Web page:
Probably the raunchiest Black Mirror episode, “remarkable Vipers” starts with an intriguing assumption—what happens when VR sex is as good as the real deal—but fails to analyze the tantalizing questions this raises about human sexuality. It gets additional points for the Street Fighter-style VR world, rendered in bright video game color, but it falls flat after a very anticlimactic ending that locks this brave new sexy world firmly back in its box.

15. Metalhead (Season 4, Episode 5)

This is social media’s predictable fear of those Boston Dynamics clips made real, as “Metalhead” sees humans on the run from murderous robotic dogs roaming the countryside. The episode’s style and direction stand out, shot in black and white and successfully evoking typical horror films. It’s tense, exhilarating, and genuinely scary, but the final twist rather undercuts the episode’s menacing tone. Special mention must be made for the moment a robot dog picks up a kitchen knife and spins it menacingly.

Jonathan chief/Netflix

14. Playtest (Season 3, Episode 2)

Charlie Brooker likes video games. And “Playtest,” as the name indicates, is all about video games. One particular video game, in fact: Resident Evil. There’s the genius Japanese game developer, the haunted house, a character called Redfield (Chris, not Claire), and already covers of Edge hidden in the background. Brooker’s familiarity with the inspiration for the episode really shows, with cultural nods and winks carefully mixed into a well-paced, inventive plot. This is a real love letter to the survival horror game genre, told with an expertly crafted dollop of Black Mirror gore and fear.

13. Hang the DJ (Season 4, Episode 4)

“Hang the DJ” is nice. It drops us into a firmly controlled world where people date by algorithm. You go on dates decided for you, eat meals chosen for you, and stay in relationships for a predetermined period of time, which could be insignificant hours or years, all in the name of finding the perfect match. Georgina Campbell and Joe Cole (of Peaky Blinders fame) make for likable protagonists, but the ending is slightly telegraphed. while “San Junipero” touches on the complicate morality of death and consent, “Hang the DJ” is a less challenging but ultimately feel-good 50 minutes.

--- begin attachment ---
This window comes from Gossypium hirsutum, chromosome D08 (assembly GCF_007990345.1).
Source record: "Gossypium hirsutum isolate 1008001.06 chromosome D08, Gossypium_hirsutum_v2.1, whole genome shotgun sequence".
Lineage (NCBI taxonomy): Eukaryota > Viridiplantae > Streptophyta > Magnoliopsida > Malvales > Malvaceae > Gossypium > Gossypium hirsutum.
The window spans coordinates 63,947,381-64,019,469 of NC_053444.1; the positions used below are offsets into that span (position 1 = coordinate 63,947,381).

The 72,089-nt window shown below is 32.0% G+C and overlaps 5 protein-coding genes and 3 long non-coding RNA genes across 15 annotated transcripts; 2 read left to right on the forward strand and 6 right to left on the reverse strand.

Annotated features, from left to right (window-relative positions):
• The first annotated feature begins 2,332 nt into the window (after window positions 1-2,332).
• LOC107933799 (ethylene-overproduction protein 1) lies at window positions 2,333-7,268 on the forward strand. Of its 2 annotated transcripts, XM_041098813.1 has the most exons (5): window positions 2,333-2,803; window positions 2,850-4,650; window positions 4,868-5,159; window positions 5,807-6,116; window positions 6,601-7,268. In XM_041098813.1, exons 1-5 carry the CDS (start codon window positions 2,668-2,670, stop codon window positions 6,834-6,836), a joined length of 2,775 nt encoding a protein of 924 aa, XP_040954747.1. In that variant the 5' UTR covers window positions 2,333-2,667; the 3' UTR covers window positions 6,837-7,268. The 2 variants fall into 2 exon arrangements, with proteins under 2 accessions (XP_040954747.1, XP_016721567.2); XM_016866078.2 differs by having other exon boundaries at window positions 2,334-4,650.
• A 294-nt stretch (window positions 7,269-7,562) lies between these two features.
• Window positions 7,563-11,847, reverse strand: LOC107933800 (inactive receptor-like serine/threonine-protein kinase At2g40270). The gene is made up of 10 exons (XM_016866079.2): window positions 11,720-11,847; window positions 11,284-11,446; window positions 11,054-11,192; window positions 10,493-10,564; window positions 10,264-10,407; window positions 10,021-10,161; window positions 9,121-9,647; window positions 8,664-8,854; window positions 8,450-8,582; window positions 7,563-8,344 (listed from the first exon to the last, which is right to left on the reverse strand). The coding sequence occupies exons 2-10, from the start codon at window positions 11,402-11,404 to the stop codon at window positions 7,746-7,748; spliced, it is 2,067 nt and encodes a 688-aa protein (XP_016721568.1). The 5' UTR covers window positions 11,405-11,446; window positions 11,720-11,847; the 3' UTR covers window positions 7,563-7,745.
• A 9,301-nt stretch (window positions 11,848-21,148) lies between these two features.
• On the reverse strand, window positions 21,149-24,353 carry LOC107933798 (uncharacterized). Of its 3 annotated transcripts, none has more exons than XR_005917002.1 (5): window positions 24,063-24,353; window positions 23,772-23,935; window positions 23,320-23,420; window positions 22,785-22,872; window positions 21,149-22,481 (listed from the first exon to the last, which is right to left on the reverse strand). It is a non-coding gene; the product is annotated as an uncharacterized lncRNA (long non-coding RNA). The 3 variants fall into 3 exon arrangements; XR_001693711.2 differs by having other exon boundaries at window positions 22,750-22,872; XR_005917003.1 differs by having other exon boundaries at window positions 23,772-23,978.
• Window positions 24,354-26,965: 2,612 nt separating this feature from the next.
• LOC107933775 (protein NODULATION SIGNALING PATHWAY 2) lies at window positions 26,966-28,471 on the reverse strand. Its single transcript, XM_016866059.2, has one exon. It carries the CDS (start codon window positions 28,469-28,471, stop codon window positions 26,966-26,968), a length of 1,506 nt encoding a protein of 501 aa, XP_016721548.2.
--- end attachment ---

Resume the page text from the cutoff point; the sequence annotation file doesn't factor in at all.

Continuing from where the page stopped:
12. Fifteen Million Merits (Season 1, Episode 2)

Aired in 2011, at a time when The X-Factor was at its cultural peak, this take on the grim endgame for reality television hasn’t aged too well. Sure, the shrill caricature of Simon Cowell is entertaining, but the whole episode lacks the subtlety of Brooker’s best morality plays. Black Mirror is at its best when you feel complicit in the awful scenes unfolding before you. Unless you’re a huge fan of make-it-or-break-it-style Saturday night entertainment, then the drama of “Fifteen Million Merits” feels a bit overcooked.

11. Arkangel (Season 4, Episode 2)

The only episode of Black Mirror’s first four seasons to be directed by a woman (make of that what you will), “Arkangel” is one of the least futuristic and, as a consequence, most hard-hitting. Directed by Jodie Foster, it tells the simple story of a mother (Marie) who decides to implant a tracking system in her daughter (Sara) to monitor her health and emotional state, and also to censor things she doesn’t want her young eyes to see. Unlike some episodes that take a bounding jump of faith, “Arkangel” feels like it could happen right now. And that makes its gruesome conclusion all the more chilling.

Christos Kalohoridis/Netflix

10. The complete History of You (Season 1, Episode 3)

Perhaps the most crushingly negative of Black Mirror’s romantic stories—or, well, stories that include people in a relationship—“The complete History of You” is a real gut-punch of an episode. As in most Black Mirror episodes, the world is recognizably our own except one crucial detail. In this case, it’s that most humans have been implanted with a “grain” that records everything they see and allows them to play back any memory at will. This does not rule to good things. Written by Jesse Armstrong—the creator of Peep Show—this is the only episode of Black Mirror not to be written or cowritten by Brooker. An unrelenting examination of how technology can help us self-inflict damage to our fragile human egos, things in this episode start bad and end up much, much worse.

9. Crocodile (Season 4, Episode 3)

An already moodier take on the Scandi noir genre, “Crocodile” is set in a world where insurance companies tap into people’s memories in order to settle claims. Again, things start off bad—with a hit-and-run accident—and spiral downwards from there. Although the original script had a man in the rule role, Andrea Riseborough stars as Mia who finds her perfect life unraveling when her past misdeeds catch up with her. Shot in Iceland, with dramatically shots of great open roads and lonely homes, this is one of the best-looking Black Mirror episodes, with a plot to match. The very last scene, in typical Black Mirror style, undercuts the awfulness of it all with just a little bit of on-the-nose bleak comedy.

8. Shut Up and Dance (Season 3, Episode 3)